A proposed Singapore law, known as the Remote Gambling Bill, was introduced to the city-state’s parliament on Monday. If approved, the bill would at once regulate online gambling in Singapore while mostly outlawing the provision of such services to Singaporeans.
The ban would apply as long as part of the gambling activity takes place in Singapore, regardless of where the bet is placed or where the remote gambling operator is located, report local media.
Under the suggested legislation, remote gambling would refer to gambling via the Internet, telephone or any other platform that facilitates communication between gamblers and gambling promoters.
Singapore-based media outlet Channel NewsAsia said its research indicated there are currently websites that specifically target the Singapore market, with some it says even offering payment processing via local banks.
The government announcement on the proposed law comes less than a fortnight before the Singapore Grand Prix on September 21 – which local media report attracts heavy betting from locals via online platforms.
The bill would give the Singaporean authorities the powers to block access to offending websites and block payments to them, said the Ministry of Home Affairs.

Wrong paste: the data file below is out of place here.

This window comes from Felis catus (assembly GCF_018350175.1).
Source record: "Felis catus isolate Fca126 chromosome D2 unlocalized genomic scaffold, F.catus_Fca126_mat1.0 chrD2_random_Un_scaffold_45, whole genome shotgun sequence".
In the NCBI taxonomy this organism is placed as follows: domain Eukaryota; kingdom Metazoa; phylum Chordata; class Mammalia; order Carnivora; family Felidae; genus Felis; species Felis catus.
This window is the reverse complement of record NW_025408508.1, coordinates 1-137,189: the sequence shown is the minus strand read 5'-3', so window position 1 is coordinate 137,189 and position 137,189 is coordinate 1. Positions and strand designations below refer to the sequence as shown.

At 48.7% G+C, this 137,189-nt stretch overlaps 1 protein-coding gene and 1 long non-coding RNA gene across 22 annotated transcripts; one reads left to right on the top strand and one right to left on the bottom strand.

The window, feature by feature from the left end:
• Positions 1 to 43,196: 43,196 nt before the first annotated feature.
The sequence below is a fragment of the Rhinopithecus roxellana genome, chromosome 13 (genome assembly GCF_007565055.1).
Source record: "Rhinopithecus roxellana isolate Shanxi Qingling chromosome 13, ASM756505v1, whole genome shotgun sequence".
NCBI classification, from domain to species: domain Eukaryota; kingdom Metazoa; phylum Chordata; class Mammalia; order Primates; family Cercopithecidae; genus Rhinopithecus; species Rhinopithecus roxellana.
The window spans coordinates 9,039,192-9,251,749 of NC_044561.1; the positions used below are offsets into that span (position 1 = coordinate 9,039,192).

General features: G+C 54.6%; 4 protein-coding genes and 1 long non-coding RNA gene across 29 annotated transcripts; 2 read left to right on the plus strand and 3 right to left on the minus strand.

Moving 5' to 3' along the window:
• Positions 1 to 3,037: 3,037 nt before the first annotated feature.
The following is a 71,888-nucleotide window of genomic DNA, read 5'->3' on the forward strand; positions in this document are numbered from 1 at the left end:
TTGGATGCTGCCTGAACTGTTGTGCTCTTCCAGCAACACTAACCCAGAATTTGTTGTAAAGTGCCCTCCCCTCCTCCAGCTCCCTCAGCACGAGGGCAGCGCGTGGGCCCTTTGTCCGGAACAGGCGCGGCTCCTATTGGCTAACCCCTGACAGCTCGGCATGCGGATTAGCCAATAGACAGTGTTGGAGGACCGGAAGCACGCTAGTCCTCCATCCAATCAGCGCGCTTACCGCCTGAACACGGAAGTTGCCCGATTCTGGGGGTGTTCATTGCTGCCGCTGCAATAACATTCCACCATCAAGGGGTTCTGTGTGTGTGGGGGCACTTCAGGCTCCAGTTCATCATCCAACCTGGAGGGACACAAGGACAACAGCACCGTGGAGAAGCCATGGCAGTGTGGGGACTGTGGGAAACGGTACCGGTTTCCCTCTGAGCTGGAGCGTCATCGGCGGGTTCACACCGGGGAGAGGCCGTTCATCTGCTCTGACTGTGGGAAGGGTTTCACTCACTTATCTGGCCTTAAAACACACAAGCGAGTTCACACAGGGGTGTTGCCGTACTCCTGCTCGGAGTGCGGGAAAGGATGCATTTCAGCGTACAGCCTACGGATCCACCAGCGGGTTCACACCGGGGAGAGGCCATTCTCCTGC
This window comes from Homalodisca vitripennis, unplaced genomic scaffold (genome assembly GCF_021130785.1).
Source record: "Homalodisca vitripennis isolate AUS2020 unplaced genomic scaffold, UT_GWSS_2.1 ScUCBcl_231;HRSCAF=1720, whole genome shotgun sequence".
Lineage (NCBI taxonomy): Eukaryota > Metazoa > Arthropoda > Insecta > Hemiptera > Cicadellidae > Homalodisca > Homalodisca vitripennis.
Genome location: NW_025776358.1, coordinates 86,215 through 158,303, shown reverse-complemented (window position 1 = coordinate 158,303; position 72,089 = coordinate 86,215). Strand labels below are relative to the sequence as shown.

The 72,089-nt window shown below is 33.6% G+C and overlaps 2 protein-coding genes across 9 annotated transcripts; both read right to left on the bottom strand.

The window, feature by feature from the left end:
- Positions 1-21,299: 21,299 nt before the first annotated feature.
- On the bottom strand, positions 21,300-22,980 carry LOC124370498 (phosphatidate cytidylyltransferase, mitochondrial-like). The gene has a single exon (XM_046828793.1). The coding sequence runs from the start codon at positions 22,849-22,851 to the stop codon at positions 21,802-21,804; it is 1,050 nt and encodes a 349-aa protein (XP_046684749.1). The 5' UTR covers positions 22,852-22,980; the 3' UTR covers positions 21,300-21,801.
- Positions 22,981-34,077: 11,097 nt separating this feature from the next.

There would be some exemptions for charitable or other good causes, under strict conditions. They would be in cases where the entity is based in Singapore and meets the following criteria: where the entity is not-for-profit; where it contributes to public, social or charitable purposes in Singapore; and where it has a good track record of compliance with Singapore’s legal and regulatory requirements.
State-owned lottery company Singapore Pools (P) Ltd and the city’s licensed horse racing provider, the Singapore Turf Club, which both offer telephone betting services, are likely to apply for exemptions under those provisions, reported local media.
The ministry said it had studied the laws and practices of other jurisdictions, such as Hong Kong, Norway and France in drawing up the bill. There was also a 6-week public consultation, it stated.
At a Casino Regulatory Authority seminar in May 2013, signalling the government’s intention to regulate online gambling activity, S Iswaran, Minister at the Prime Minister’s Office, said: “Online gambling is a new and potentially more addictive form of gambling, with greater access to the young and vulnerable.” Mr Iswaran is also Second Minister for Home Affairs.
Studies by Singapore’s National Council on Problem Gambling suggested that about a third of those who engage in online gambling tend to gamble longer, spend more than they had planned, and gamble more frequently, reported Channel NewsAsia.
Sheldon Adelson, chairman of Las Vegas Sands Corp – one of two firms licensed by Singapore to operate casino resorts in the city – is on public record as a strong opponent of online gambling in the United States market.
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